This is the flatbread I make when I entertain boyfriends at home and want to dazzle them with my culinary skills without looking like I’m trying too hard. Actually, it can very well be a pizza. Or focaccia. Even naan. It’s a no-knead dough master dough recipe that appeals infinitely to my fear of bread baking and sometimes lazy ways. I really love cooking–except the times that I don’t.
There are some people that have an inborn talent for working with bread and pastry doughs. They are the Michael Jordans of the baking world. Certainly every European-born woman I know makes it look simple, but were it that easy, people wouldn’t line up to pay thirty dollars for a Neopolitan-style pizza, and the French wouldn’t routinely come to near blows in heated discussions about where to buy the best croissants. The answer to this dilemma of gluten-filled kitchen failure is no-knead dough.
Really, there’s not much to it. You put the the flour and yeast in a plastic container and shake it like nobody’s watching. You add some water, mix it up and let it sit around. Voila. Instant doughy heaven. Okay, well, not exactly instant. The key here is a long fermentation process–the more time you let it sit the better. But at least you don’t have to wreck your hands pummelling the stuff, seized by the terror you might overdo it and ruin the elasticity in your ignorance–as I myself am wont to do. Until I discovered the no-knead way, I’d sneak off to buy frozen pizza dough, which was never as good as the homemade stuff.
This recipe produces enough dough to make a couple of pizzas, a lot of pizza rolls, or four fair sized flatbreads. I like to double it and make a big batch for the fridge, cutting off some dough when I need it.
Now, about this flatbread. I adore mushrooms–I hardly ever eat any sort of pizza-like concoction without them. However, part of entertaining is aesthetics, and it’s hard to ignore that mushrooms kind of look like little slugs after they’ve been baked in the oven, which is why I’ve started decorating my flatbreads with drizzles of gremolata and shavings of Parmesan.
Have you heard of gremolata? It’s basically a garnish concocted from garlic, parsley, and lemon zest and is a beautiful addition to a variety of pasta, meat, and what have you. It’s best when it’s fresh, of course, but I encourage you to make a jar of it and keep it in your fridge. If you are anything like me you’ll soon be standing at the refrigerator, dipping into it with a spoon as if it were ice cream.
Mushroom and Caramelized Onion Flatbread with Watercress Gremolata
Ingredients for the * master dough:
1 1/4 cups lukewarm water
3/4 tablespoon granulated yeast
3/4 tablespoon kosher salt or 1/2 tablespoon table salt
1/2 tablespoon sugar
1/8 cup extra virgin olive oil
3 1/4 cups unbleached all-purpose flour (15 ounces)
for the flatbread:
3 tablespoons butter
2 tablespoons olive oil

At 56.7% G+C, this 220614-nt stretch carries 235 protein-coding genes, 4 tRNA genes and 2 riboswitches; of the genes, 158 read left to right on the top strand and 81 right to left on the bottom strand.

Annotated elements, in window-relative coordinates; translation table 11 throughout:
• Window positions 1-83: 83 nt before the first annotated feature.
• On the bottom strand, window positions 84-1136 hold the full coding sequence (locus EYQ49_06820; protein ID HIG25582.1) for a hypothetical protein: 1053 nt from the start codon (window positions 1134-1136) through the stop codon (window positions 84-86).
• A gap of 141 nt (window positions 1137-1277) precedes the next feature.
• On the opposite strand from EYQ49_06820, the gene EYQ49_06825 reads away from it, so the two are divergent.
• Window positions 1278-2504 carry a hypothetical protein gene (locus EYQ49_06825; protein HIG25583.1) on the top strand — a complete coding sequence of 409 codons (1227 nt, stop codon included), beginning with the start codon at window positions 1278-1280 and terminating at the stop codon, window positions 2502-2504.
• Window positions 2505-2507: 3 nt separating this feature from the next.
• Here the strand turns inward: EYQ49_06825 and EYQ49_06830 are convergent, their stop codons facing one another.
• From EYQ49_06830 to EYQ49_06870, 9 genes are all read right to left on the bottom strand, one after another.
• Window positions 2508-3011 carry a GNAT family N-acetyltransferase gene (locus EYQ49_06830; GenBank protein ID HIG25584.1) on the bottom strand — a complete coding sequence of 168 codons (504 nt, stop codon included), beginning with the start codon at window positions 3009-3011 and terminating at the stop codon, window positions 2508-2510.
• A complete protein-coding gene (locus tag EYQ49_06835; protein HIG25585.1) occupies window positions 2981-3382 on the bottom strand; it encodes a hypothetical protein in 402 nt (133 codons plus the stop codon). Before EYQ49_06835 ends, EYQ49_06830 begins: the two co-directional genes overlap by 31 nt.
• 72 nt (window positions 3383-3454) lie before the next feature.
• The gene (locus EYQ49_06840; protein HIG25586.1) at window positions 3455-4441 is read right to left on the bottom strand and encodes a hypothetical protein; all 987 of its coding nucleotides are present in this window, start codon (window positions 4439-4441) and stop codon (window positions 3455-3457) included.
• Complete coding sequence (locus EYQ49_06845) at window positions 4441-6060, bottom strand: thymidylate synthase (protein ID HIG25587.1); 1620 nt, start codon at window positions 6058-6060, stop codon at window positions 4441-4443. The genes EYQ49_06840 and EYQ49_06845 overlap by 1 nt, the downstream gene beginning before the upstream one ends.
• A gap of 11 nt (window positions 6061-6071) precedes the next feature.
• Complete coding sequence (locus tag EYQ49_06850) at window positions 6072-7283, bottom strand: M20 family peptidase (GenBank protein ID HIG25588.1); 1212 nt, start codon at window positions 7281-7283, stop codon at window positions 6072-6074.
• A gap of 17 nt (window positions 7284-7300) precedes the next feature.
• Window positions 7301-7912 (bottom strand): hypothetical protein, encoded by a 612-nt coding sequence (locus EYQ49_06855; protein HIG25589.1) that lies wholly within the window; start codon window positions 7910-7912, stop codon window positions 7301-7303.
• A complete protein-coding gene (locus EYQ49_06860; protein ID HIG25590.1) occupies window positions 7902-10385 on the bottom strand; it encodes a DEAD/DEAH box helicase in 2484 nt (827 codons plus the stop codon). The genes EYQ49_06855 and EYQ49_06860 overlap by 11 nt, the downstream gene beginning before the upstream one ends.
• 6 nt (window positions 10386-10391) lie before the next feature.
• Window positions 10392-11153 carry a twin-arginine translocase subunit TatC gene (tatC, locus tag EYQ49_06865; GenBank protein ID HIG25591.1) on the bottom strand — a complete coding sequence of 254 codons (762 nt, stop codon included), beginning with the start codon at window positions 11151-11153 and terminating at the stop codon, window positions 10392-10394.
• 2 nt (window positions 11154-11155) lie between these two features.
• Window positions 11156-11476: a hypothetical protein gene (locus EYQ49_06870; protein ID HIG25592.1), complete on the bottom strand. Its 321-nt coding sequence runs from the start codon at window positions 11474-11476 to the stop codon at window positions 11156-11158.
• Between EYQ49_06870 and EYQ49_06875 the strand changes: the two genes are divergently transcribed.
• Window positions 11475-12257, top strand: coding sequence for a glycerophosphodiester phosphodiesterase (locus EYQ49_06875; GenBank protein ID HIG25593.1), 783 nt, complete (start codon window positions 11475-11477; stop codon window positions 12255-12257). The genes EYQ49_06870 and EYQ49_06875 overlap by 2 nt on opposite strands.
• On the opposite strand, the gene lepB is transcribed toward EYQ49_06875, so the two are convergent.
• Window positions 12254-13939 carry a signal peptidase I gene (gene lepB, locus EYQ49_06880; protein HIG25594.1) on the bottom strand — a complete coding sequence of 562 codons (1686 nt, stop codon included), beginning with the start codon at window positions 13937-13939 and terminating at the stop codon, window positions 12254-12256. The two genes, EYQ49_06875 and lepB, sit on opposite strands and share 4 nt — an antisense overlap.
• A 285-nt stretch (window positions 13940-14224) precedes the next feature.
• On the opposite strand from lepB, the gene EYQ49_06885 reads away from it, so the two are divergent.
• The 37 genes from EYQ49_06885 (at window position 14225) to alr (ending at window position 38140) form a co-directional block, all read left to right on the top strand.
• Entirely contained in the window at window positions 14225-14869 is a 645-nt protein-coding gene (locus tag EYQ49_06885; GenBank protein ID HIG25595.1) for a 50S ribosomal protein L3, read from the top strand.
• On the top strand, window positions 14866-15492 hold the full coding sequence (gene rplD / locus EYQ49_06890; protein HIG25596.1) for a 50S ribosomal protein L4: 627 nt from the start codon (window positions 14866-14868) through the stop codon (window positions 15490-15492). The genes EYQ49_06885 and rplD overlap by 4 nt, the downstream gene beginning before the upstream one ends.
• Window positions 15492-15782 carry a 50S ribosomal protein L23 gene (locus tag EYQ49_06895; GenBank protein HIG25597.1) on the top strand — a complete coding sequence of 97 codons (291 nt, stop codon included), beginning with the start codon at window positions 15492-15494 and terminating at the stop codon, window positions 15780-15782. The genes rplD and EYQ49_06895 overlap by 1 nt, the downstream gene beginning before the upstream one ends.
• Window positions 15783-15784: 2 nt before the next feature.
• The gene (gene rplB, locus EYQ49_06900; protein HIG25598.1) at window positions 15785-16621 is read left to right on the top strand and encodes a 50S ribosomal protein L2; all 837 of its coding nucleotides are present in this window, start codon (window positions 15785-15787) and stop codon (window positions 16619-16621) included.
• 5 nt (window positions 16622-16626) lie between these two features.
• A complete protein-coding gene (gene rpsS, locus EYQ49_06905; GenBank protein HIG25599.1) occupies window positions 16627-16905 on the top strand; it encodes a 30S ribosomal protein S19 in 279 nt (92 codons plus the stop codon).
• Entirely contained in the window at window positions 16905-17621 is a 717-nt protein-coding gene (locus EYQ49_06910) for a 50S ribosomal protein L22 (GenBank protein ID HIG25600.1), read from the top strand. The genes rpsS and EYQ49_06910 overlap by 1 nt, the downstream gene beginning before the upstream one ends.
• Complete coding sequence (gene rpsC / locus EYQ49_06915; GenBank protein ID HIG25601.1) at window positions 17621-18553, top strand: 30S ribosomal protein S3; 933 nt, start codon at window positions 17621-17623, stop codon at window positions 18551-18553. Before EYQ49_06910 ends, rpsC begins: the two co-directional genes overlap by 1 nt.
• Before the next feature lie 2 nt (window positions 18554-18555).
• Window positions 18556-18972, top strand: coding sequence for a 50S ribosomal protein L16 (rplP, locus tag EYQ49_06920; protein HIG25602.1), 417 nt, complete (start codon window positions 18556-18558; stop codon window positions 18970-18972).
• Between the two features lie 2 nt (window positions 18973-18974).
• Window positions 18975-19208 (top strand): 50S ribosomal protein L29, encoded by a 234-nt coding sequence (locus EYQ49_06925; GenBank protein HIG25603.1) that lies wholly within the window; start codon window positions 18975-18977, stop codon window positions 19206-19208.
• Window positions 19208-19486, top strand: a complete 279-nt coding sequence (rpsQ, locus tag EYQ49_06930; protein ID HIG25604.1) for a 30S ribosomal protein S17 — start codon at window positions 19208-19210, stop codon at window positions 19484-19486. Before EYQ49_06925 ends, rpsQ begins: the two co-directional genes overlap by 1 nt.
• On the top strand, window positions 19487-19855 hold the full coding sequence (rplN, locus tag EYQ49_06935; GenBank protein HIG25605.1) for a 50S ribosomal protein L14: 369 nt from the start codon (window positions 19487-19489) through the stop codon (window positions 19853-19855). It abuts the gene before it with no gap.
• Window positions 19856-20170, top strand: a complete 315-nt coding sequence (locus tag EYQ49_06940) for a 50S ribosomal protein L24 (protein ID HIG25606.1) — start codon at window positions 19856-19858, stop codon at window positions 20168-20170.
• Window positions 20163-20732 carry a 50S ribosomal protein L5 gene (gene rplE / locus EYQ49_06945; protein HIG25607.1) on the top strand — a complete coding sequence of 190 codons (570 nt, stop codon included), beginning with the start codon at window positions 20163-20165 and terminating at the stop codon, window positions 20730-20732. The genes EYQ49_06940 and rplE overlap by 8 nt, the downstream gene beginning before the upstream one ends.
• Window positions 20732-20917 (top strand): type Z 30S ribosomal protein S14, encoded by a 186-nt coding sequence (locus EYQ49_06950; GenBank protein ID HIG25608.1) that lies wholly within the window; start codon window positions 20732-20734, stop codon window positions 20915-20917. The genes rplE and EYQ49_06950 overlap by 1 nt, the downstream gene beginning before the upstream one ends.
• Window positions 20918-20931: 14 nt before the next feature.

1 large onion, sliced
1 1/2 cups mix of organic baby mushrooms
1/2 cup freshly grated Parmesan or other hard cheese, plus more for sprinkling
cornmeal for dusting pizza stone
for the gremolata combine:
1 large clove garlic, minced
zest from 1 large lemon (use a microplane grater to avoid zesting the pith)
1 cup watercress, stems removed, finely chopped
2 tablespoons olive oil, plus more for drizzling
1/2 teaspoon salt
1/4 teaspoon pepper
1) Gently scoop flour and level off with a spatula. Put into a large plastic storage container with a lid (not airtight) with yeast, sugar, and salt and mix together. Add all the water and olive oil at once and mix with a wooden spoon. Wet hands with lukewarm water and press the mixture together until it forms a ball. You may have to do this several times until the dough is moist and without dry patches.
2) Cover with the lid and let sit for at least 2 hours, until it rises and the top begins to collapse or flatten. You may let it rise up to 5 hours this way. The length of the process will be determined by room temperature. For a dough that is less sticky and easier to work with, refridgerate overnight or for a minimum of three hours. It will keep in the refrigerator for up to 12 days.
To make the flatbread:
1) Put a pizza stone in a cold oven; turn heat on to 500F and heat for half an hour. While the oven is preheating, sauté mushrooms in 1/2 tablespoon butter and 1/2 tablespoon oil until golden. Sprinkle with a bit of salt and pepper and drain on paper towel. In the same pan, melt remaining butter and oil; add onion and stir to coat. Lower heat to medium and once the onion starts to turn golden, add a pinch of sugar to boost caramelization process. Stir frequently until onions are a deep golden brown colour. Season with a bit of salt and pepper.
2) Divide dough into four chunks. On a lightly floured board shape each chunk of dough into a ball by stretching the surface of the dough around to the bottom on all four sides, rotating the ball a quarter turn as you go. Flatten the dough with hands and stretch out into a long, rounded rectangular shape, using a floured rolling pin if necessary. If stretching is difficult, let it rest for a few minutes.
3) Sprinkle pizza stone with cornmeal. Place flatbreads on pizza stone and gently dimple with fingertips. Drizzle with olive oil and sprinkle with salt. Sprinkle with Parmesan and scoop mushrooms and onions randomly on top; set back in oven. Bake for about 10 minutes, or until cheese is melted and crust is golden. Let cool slightly before cutting into pieces and drizzling liberally with gremolata and sprinkling with extra cheese.
* Master dough recipe courtesy of food.com